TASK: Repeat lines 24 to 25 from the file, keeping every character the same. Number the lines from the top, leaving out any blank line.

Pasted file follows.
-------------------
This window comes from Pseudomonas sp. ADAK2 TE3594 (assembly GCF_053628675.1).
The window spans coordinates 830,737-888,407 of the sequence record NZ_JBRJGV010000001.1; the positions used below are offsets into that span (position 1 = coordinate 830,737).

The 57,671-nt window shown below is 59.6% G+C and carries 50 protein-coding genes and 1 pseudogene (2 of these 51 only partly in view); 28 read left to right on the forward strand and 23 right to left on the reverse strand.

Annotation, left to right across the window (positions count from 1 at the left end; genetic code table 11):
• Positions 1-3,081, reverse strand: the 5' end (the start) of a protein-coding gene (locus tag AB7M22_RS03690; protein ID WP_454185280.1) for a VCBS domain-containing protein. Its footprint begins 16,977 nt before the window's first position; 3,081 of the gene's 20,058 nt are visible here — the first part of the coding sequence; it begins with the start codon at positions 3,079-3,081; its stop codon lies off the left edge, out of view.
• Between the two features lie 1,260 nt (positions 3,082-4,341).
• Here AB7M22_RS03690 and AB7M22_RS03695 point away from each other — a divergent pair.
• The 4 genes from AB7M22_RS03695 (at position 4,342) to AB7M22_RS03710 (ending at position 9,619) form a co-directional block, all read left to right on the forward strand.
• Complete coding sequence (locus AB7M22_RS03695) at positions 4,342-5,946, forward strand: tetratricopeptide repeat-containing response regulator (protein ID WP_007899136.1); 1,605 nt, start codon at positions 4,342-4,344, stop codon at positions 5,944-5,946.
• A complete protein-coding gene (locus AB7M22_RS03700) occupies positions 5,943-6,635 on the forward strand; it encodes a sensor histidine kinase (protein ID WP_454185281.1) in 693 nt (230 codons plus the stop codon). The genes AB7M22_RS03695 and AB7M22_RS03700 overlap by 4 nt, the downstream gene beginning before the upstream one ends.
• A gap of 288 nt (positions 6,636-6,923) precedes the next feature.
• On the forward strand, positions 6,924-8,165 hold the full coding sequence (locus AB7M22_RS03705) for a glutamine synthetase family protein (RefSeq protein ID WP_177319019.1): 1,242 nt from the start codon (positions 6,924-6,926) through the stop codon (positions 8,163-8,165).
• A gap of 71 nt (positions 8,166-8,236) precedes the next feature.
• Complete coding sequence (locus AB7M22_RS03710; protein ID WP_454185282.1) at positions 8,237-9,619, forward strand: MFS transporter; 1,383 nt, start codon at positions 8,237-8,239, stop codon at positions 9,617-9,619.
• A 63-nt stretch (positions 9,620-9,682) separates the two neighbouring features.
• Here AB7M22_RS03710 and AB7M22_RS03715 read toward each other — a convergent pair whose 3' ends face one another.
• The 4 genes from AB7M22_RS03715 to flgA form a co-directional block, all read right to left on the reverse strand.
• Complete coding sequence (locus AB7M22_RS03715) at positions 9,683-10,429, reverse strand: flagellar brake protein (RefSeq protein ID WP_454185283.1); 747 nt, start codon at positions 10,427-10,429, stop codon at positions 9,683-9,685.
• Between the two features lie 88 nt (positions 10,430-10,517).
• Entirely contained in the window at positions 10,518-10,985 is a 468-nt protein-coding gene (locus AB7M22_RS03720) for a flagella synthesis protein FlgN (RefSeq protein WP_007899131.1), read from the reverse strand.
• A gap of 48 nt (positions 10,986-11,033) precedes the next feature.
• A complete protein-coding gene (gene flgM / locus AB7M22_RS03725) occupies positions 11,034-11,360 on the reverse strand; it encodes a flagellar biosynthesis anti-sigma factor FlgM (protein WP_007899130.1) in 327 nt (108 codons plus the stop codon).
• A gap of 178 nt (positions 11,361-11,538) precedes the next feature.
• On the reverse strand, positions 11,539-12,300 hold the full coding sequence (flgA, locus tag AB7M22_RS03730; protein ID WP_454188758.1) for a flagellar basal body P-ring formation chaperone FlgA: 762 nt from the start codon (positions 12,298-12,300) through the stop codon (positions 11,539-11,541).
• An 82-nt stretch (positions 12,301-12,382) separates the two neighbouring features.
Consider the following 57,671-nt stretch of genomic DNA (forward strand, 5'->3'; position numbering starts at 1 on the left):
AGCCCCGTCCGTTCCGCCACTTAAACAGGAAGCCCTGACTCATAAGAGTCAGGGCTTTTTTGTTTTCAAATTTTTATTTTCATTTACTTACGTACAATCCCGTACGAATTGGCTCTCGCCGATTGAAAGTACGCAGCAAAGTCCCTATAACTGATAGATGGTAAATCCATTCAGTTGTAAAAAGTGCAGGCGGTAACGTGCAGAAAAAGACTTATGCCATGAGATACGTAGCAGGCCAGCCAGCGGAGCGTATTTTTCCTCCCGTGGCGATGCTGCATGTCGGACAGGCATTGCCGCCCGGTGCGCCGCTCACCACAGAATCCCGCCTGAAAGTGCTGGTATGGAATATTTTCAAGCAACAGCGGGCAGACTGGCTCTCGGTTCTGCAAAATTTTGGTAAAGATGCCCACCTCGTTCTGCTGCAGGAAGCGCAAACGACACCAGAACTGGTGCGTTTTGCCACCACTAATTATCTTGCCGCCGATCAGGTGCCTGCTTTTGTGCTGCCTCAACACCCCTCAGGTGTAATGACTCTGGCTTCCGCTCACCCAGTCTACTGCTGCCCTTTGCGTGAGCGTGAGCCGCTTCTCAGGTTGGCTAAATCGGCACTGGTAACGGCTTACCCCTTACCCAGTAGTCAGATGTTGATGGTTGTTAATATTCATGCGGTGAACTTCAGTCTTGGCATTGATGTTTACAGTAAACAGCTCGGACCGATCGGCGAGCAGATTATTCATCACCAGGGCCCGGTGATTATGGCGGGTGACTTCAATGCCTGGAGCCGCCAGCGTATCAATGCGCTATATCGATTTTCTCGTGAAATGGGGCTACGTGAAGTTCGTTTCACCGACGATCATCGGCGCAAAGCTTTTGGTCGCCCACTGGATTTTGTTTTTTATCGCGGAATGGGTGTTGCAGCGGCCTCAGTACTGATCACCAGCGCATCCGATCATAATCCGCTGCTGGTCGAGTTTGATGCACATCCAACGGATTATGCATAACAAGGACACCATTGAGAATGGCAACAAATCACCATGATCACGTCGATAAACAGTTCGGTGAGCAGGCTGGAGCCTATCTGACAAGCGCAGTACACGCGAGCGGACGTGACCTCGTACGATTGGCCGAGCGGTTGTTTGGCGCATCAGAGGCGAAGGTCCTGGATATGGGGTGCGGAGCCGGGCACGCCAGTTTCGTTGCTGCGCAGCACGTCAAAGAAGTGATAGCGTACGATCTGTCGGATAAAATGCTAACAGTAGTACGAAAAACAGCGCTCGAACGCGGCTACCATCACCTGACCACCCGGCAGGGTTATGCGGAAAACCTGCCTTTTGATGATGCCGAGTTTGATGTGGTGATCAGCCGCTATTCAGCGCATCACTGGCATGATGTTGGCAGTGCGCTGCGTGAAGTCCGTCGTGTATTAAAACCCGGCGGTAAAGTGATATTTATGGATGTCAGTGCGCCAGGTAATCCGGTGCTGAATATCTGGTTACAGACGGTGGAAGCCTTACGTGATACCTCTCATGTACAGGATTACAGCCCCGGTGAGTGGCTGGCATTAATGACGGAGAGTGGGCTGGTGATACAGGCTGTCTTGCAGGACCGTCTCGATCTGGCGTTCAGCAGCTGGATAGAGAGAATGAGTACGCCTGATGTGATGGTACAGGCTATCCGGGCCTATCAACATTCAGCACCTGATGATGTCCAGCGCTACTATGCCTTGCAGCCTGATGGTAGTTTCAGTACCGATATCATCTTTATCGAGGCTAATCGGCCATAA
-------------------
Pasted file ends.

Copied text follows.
• On the reverse strand, positions 11,539-12,300 hold the full coding sequence (flgA, locus tag AB7M22_RS03730; protein ID WP_454188758.1) for a flagellar basal body P-ring formation chaperone FlgA: 762 nt from the start codon (positions 12,298-12,300) through the stop codon (positions 11,539-11,541).
• An 82-nt stretch (positions 12,301-12,382) separates the two neighbouring features.